What They Say:
Himawari Hinata is NOT your typical Japanese school girl. In fact, ever since being rescued by a ninja when she was younger, her greatest ambition has been to become one herself. Now, finally, she’s got her shot at her dreams: the opportunity to study at Shinobi Gakuen in the Village of Mist, the elite academy where kunoichi, female ninjas, are trained. Unfortunately, Himawari isn’t as prepared as some of her fellow candidates and, on her very first day in the village, she ends up being saved by one of her teachers! To add to the embarrassment, the person who rescued her isn’t even a ninja. He’s Hayato Marikoji and HIS duty is to teach the ninja how to act like a normal person like himself. With that inauspicious start, will Himawari ever be able to gain entrance to the school? And if she does, can she meet the rigorous standards demanded by her teachers? And why does Hayato remind her so much of an important person from her past? With a whole school full of ninjas, there’s certain to be more going on than meets the eye!
Contains episodes 1-13.
The audio presentation for this release is pretty straightforward with just the original Japanese language track in stereo encoded at 224kbps. This series has a mix of dialogue and action to it, but the action is along the kind of comical lines so it’s not a heavy mix with a lot of impact but rather plays to the near silliness of it all. It does bring in some decent directionality at times with what it wants to do, especially when it involves flying and other outlandish pieces that have the characters moving around a lot. The dialogue is well handled overall as it’s mostly center channel oriented but the minor moments of directionality and placement are alright, but not really a strong suit. Dialogue is clean and clear throughout and we had no problems with dropouts or distortions during regular playback.
Originally airing in 2006, the transfer for this TV series is presented in its original aspect ratio of 1.78:1 and is enhanced for anamorphic playback. The thirteen episodes are spread across two discs in a six/seven format with an average bit rate to it that does jump around a bit when necessary. The show is mostly filled with light colors and simple designs, there isn’t a lot in the way of detail to the characters or most of the backgrounds, but it has a solid feel to it and a generally clean look. Some of the darker scenes show off a bit more of the noise when it comes to the backgrounds but in general it’s a light and appealing transfer if you don’t look too closely and realize there isn’t much there. It avoids most of the basic problems like cross coloration though there are a few scenes where some line noise and jaggies come into play.
Released in a standard size keepcase with a hinge inside to hold the two discs, the Himawarai packaging is pretty busy and active and almost belies the show itself in some ways. The front cover has some very soft and earthy tones to it where the background has a variety of the characters against the village backdrop while the foregruond brings in a couple of the lead characters in fuller and more vibrant colors, but still softer overall. There’s a lot of detail here and plenty to look at when it comes to the background which definitely gets you to give it all a second and third look. The back cover wraps around with it a bit for the right half which adds another character in the foreground while the left breaks down things for the release itself in whites and oranges. The disc and episode count is made clear and we get a good summary of the premise along with a look at several small shots from the show. Add in the discs extras and the standard production credits and technical information and you have a standard looking but good release layout here that gets everything cleanly and accurately. No show related inserts are included nor is there a reversible cover.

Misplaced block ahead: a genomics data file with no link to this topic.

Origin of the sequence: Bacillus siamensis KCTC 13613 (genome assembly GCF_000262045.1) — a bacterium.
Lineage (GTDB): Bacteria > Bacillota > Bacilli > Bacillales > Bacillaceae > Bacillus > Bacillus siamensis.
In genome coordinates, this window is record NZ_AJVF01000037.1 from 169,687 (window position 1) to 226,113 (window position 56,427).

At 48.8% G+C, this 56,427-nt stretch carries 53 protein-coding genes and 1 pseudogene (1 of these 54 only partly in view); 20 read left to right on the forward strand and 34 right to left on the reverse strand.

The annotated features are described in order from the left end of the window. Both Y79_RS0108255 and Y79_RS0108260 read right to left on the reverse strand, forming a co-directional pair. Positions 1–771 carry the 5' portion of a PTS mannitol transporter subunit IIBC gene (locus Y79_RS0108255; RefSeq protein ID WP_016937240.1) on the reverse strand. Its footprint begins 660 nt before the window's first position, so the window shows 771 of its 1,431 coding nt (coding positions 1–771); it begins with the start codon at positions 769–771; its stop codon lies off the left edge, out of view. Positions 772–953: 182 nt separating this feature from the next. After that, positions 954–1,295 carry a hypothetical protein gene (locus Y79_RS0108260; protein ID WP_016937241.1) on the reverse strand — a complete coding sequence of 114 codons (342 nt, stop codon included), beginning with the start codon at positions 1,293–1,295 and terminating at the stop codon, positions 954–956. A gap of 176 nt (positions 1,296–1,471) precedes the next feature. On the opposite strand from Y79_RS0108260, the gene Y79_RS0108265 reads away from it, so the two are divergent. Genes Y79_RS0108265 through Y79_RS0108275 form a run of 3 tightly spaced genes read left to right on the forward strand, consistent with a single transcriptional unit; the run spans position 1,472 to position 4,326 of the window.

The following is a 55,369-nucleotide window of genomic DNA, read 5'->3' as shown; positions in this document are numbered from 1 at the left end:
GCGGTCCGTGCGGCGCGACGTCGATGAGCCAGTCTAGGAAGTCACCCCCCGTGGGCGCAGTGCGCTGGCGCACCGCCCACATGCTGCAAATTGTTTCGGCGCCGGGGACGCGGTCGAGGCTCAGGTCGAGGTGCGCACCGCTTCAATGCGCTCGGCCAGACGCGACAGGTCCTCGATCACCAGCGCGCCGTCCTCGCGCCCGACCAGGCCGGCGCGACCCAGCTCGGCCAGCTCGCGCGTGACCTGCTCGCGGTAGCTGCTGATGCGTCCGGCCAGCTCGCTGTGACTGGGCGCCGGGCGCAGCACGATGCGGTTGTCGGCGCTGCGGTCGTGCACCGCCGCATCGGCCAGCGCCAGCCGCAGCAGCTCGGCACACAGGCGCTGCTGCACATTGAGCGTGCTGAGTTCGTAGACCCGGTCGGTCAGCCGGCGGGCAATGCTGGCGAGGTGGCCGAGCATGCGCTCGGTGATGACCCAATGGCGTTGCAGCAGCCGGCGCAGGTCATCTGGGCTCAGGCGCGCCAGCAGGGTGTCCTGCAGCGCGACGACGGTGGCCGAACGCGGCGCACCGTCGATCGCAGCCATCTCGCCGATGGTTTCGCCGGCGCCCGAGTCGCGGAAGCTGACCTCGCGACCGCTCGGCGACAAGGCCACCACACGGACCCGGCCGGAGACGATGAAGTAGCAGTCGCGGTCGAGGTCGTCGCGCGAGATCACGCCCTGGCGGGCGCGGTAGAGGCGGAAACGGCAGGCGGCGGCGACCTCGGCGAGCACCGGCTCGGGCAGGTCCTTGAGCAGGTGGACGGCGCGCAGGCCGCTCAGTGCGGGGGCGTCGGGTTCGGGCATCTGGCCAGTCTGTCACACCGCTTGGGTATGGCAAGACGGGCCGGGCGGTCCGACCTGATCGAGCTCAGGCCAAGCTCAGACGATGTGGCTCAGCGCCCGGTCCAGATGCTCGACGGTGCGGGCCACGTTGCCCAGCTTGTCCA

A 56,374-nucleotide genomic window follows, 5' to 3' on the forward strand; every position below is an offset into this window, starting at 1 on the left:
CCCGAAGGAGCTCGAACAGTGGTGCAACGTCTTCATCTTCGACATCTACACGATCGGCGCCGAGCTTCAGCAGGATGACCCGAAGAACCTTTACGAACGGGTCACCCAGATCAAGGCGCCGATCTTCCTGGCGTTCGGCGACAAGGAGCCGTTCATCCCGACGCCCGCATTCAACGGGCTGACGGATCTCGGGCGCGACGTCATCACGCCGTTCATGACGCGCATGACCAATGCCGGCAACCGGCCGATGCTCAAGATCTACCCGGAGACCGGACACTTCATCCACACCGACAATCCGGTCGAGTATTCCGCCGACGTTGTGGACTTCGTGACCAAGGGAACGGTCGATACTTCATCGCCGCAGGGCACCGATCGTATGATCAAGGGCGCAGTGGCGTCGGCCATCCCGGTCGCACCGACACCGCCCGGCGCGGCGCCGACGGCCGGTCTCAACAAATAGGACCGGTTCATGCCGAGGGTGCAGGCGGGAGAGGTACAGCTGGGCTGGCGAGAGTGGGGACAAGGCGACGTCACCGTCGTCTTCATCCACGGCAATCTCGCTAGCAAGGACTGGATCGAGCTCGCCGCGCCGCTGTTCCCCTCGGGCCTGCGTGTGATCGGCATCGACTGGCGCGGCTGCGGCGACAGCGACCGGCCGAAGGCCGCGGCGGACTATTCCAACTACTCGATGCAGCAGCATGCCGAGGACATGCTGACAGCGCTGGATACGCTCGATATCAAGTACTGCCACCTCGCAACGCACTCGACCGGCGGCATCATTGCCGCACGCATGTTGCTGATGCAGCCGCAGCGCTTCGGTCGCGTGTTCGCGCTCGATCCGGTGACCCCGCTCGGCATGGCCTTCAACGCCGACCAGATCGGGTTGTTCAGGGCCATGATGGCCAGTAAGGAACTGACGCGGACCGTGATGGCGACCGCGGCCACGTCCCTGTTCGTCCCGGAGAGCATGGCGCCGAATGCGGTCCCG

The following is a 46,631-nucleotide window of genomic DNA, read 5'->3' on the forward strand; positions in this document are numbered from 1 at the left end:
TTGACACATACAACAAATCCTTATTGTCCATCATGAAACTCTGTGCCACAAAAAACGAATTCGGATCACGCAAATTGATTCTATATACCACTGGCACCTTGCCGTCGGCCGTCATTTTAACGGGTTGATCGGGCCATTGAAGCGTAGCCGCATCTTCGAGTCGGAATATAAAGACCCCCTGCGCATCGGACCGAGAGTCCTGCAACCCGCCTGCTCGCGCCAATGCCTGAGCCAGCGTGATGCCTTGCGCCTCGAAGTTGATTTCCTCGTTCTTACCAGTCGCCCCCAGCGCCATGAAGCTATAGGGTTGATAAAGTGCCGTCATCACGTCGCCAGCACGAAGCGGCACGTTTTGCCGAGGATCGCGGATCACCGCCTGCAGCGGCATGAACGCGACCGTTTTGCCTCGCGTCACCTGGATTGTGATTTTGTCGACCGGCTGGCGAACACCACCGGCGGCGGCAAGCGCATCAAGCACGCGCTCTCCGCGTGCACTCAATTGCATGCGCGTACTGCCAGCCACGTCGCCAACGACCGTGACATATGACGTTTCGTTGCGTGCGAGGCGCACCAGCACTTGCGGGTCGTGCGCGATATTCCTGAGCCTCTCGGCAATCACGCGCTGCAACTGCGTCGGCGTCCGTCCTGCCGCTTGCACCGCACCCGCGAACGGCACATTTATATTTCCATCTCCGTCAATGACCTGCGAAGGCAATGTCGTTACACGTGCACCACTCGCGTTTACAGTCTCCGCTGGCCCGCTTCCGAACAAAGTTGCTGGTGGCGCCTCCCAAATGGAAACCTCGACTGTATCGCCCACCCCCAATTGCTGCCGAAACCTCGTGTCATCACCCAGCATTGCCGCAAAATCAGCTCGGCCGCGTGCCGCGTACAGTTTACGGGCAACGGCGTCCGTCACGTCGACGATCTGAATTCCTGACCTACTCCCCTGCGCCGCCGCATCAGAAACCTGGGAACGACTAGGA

The menu design uses the layout from the back cover in reverse here where the right side breaks down the episode numbers and titles in alternating white and orange with black text that stands out and looks good, avoiding being too vibrant. The left side features the artwork from the show with the two main menus using different pieces of showing off various character configurations/ The layout is simple but effective and very easy to use with quick access times and all the basics where they need to be. It’s not flashy but it works well and does the job. And being a monolingual release, player presets are a non-issue though you can turn the subtitles off on the fly during playback.
The only extras included with this release are the clean versions of the opening and closing sequences.
Content: (please note that content portions of a review may contain spoilers)
An original series by Studio Genco as created by Shigenori Kageyama, Himawari! is a thirteen episode series with its first season that goes to the light and simple approach to comedy and characters. In a lot of ways, it feels like a show that could have easily been done a decade earlier and fit in just fine since it’s largely an episodic work with a strand or two that carries through its entire run as a subplot that’s very lightly touched upon. That light nature is both a boon and a hindrance to the series since it never really does anything meaningful but if you’re looking for something light and fun you can definitely enjoy it without feeling like your brain is being taxed in the slightest.